Under aviation inspection rules, airlines are required to perform detailed battery inspections once every two years.
Officials are carrying out detailed tests on the batteries, chargers and monitoring units in Japan and the United States, but have so far made little headway in finding out what caused the battery failures.
Japan’s transport ministry said the manufacturing process at the company which makes the 787 battery’s monitoring unit did not appear to be linked to the problem on the ANA Dreamliner that made the emergency landing.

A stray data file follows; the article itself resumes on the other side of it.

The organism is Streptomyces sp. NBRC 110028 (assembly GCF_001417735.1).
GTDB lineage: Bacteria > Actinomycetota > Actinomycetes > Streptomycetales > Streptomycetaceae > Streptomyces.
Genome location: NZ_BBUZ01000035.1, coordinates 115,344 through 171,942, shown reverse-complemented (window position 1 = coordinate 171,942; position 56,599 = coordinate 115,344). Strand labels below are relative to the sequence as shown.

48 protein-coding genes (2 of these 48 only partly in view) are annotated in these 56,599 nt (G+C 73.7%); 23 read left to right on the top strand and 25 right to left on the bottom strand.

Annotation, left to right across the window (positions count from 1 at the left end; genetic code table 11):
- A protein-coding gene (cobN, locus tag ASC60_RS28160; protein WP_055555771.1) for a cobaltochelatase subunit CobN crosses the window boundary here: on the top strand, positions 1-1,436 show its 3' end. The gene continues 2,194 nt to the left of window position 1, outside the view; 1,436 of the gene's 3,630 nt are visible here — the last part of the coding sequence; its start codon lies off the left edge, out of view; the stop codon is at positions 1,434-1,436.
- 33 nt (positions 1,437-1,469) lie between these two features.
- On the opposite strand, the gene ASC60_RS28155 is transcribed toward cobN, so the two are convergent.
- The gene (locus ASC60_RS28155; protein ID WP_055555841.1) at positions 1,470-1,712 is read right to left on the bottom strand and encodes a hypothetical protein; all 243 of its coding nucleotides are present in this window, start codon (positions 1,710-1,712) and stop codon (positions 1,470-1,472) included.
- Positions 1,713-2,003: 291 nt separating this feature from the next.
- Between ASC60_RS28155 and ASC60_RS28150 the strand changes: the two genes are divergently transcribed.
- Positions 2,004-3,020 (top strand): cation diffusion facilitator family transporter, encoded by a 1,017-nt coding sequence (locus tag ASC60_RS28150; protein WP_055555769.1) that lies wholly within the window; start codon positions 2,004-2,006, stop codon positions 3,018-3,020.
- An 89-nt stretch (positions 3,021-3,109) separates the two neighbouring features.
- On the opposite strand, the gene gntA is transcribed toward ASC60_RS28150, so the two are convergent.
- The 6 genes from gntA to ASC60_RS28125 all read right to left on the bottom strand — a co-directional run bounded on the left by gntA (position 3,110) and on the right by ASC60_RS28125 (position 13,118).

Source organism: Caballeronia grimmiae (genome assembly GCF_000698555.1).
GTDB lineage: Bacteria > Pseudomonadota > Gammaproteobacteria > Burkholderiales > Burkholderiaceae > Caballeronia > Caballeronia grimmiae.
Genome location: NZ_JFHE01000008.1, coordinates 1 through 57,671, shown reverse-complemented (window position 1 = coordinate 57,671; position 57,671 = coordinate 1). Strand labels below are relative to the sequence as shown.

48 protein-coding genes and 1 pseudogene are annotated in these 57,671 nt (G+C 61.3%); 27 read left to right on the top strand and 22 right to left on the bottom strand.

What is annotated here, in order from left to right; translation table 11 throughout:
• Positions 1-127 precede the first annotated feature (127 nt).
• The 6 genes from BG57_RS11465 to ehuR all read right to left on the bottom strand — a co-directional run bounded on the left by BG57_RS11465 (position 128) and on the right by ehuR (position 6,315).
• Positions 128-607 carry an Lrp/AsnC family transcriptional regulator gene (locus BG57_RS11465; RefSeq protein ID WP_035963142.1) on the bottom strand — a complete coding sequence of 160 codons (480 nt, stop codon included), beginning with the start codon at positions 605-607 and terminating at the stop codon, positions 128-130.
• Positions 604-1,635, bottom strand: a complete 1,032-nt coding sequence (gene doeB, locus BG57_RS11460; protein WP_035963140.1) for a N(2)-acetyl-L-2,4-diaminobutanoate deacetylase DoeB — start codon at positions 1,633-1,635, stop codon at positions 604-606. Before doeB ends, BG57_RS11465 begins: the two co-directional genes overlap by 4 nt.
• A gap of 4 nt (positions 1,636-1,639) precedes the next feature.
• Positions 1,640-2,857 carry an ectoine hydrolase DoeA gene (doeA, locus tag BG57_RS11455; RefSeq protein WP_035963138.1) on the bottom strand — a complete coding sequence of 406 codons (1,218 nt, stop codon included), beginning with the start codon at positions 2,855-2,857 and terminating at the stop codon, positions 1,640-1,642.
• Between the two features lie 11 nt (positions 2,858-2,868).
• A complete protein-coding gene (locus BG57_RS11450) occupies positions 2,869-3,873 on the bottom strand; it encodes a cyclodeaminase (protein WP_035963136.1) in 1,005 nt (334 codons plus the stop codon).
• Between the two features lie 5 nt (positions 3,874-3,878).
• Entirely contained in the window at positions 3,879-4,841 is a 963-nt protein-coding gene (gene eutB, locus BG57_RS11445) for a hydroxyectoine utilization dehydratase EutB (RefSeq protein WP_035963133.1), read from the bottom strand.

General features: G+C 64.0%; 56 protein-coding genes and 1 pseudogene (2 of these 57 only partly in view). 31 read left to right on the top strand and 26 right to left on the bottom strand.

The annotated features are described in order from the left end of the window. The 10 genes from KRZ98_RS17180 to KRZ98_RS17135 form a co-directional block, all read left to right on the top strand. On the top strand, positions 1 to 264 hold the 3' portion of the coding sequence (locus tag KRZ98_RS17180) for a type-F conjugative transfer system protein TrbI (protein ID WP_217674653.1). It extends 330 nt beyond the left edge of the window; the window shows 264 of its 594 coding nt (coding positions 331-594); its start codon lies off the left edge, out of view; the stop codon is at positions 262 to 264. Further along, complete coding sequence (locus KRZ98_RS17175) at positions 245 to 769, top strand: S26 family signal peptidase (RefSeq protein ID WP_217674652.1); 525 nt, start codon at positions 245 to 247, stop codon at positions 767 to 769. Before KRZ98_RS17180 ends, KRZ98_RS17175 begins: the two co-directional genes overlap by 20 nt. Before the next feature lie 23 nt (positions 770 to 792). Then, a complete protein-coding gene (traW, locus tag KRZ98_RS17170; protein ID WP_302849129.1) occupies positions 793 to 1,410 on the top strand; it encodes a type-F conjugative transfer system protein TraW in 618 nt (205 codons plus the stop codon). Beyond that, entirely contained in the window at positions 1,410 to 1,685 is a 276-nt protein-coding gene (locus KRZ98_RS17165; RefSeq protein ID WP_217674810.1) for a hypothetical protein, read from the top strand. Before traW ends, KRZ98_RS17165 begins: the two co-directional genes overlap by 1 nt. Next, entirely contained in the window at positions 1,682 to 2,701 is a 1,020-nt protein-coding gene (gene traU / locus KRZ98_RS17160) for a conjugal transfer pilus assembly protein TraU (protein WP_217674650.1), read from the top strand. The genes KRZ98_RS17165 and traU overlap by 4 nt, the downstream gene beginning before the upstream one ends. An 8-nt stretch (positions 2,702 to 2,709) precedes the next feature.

The NTSB said on Tuesday it was carrying out a microscopic investigation of the JAL 787 battery. Neither it nor the Japan Transport Safety Board has been able to say when they are likely to complete their work.
The global fleet of 50 Dreamliners - 17 of which are operated by ANA - remain grounded, increasing the likely financial impact to Boeing, which is still producing the aircraft but has stopped delivering them, and the airlines that fly the Dreamliner.
Boeing said on Wednesday that its 2013 financial forecast assumes no significant impact from the grounding. Boeing shares rose slightly in early trading and are down just 0.5 percent since the 787 was grounded.
ANA posts its earnings on Thursday. ANA shares rose 0.56 percent on Wednesday.